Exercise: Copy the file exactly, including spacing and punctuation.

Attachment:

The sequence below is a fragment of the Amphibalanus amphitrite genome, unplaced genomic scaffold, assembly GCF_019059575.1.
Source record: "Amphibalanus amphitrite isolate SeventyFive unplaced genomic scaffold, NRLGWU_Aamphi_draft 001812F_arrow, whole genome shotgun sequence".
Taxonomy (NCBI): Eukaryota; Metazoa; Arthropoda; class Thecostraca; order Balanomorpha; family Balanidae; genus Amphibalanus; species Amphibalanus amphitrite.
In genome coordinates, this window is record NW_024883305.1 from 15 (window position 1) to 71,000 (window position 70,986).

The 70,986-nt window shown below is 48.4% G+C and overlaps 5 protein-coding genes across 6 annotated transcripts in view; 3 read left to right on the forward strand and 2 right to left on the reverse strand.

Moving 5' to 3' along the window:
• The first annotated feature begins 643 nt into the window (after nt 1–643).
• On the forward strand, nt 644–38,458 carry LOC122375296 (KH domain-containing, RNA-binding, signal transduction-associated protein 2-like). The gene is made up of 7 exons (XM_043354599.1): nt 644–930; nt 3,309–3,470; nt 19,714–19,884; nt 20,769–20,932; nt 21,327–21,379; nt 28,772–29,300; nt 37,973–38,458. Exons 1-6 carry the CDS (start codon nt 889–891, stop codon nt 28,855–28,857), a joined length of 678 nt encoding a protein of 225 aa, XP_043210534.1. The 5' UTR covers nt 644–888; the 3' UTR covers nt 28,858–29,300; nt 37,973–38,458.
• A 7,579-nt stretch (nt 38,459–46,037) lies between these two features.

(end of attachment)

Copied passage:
The sequence below is a fragment of the Amphibalanus amphitrite genome, unplaced genomic scaffold, assembly GCF_019059575.1.
Source record: "Amphibalanus amphitrite isolate SeventyFive unplaced genomic scaffold, NRLGWU_Aamphi_draft 001812F_arrow, whole genome shotgun sequence".
Taxonomy (NCBI): Eukaryota; Metazoa; Arthropoda; class Thecostraca; order Balanomorpha; family Balanidae; genus Amphibalanus; species Amphibalanus amphitrite.
In genome coordinates, this window is record NW_024883305.1 from 15 (window position 1) to 71,000 (window position 70,986).

The 70,986-nt window shown below is 48.4% G+C and overlaps 5 protein-coding genes across 6 annotated transcripts in view; 3 read left to right on the forward strand and 2 right to left on the reverse strand.

Moving 5' to 3' along the window:
• The first annotated feature begins 643 nt into the window (after nt 1–643).
• On the forward strand, nt 644–38,458 carry LOC122375296 (KH domain-containing, RNA-binding, signal transduction-associated protein 2-like). The gene is made up of 7 exons (XM_043354599.1): nt 644–930; nt 3,309–3,470; nt 19,714–19,884; nt 20,769–20,932; nt 21,327–21,379; nt 28,772–29,300; nt 37,973–38,458. Exons 1-6 carry the CDS (start codon nt 889–891, stop codon nt 28,855–28,857), a joined length of 678 nt encoding a protein of 225 aa, XP_043210534.1. The 5' UTR covers nt 644–888; the 3' UTR covers nt 28,858–29,300; nt 37,973–38,458.
• A 7,579-nt stretch (nt 38,459–46,037) lies between these two features.